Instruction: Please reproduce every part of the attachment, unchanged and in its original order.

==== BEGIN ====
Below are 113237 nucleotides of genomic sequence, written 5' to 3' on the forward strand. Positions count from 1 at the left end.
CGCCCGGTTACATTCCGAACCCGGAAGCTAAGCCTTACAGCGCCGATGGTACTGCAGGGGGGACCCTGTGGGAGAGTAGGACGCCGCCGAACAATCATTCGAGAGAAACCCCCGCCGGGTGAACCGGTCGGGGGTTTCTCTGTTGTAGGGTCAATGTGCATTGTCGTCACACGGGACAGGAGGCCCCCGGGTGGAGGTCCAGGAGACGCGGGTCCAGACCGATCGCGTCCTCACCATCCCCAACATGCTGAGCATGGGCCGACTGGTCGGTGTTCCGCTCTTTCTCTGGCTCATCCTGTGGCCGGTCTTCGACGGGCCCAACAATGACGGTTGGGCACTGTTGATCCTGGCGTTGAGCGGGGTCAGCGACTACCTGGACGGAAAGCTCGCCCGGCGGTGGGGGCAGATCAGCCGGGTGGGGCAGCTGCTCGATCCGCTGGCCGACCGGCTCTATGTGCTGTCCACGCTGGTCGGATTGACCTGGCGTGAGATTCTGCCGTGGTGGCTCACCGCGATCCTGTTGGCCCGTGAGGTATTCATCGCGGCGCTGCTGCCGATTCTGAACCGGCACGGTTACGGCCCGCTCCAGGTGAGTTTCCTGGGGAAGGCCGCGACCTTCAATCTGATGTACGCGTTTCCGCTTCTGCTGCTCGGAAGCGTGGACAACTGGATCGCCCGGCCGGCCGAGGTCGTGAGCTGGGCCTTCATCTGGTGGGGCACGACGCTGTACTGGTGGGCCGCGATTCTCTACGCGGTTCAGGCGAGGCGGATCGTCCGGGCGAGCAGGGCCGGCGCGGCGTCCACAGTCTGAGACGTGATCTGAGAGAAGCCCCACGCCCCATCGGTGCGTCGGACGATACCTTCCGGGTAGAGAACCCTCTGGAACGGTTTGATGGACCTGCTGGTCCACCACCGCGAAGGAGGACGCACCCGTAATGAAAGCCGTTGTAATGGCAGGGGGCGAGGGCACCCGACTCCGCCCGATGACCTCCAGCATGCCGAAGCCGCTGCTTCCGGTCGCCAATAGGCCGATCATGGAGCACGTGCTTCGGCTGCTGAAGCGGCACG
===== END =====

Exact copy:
Below are 113237 nucleotides of genomic sequence, written 5' to 3' on the forward strand. Positions count from 1 at the left end.
CGCCCGGTTACATTCCGAACCCGGAAGCTAAGCCTTACAGCGCCGATGGTACTGCAGGGGGGACCCTGTGGGAGAGTAGGACGCCGCCGAACAATCATTCGAGAGAAACCCCCGCCGGGTGAACCGGTCGGGGGTTTCTCTGTTGTAGGGTCAATGTGCATTGTCGTCACACGGGACAGGAGGCCCCCGGGTGGAGGTCCAGGAGACGCGGGTCCAGACCGATCGCGTCCTCACCATCCCCAACATGCTGAGCATGGGCCGACTGGTCGGTGTTCCGCTCTTTCTCTGGCTCATCCTGTGGCCGGTCTTCGACGGGCCCAACAATGACGGTTGGGCACTGTTGATCCTGGCGTTGAGCGGGGTCAGCGACTACCTGGACGGAAAGCTCGCCCGGCGGTGGGGGCAGATCAGCCGGGTGGGGCAGCTGCTCGATCCGCTGGCCGACCGGCTCTATGTGCTGTCCACGCTGGTCGGATTGACCTGGCGTGAGATTCTGCCGTGGTGGCTCACCGCGATCCTGTTGGCCCGTGAGGTATTCATCGCGGCGCTGCTGCCGATTCTGAACCGGCACGGTTACGGCCCGCTCCAGGTGAGTTTCCTGGGGAAGGCCGCGACCTTCAATCTGATGTACGCGTTTCCGCTTCTGCTGCTCGGAAGCGTGGACAACTGGATCGCCCGGCCGGCCGAGGTCGTGAGCTGGGCCTTCATCTGGTGGGGCACGACGCTGTACTGGTGGGCCGCGATTCTCTACGCGGTTCAGGCGAGGCGGATCGTCCGGGCGAGCAGGGCCGGCGCGGCGTCCACAGTCTGAGACGTGATCTGAGAGAAGCCCCACGCCCCATCGGTGCGTCGGACGATACCTTCCGGGTAGAGAACCCTCTGGAACGGTTTGATGGACCTGCTGGTCCACCACCGCGAAGGAGGACGCACCCGTAATGAAAGCCGTTGTAATGGCAGGGGGCGAGGGCACCCGACTCCGCCCGATGACCTCCAGCATGCCGAAGCCGCTGCTTCCGGTCGCCAATAGGCCGATCATGGAGCACGTGCTTCGGCTGCTGAAGCGGCACG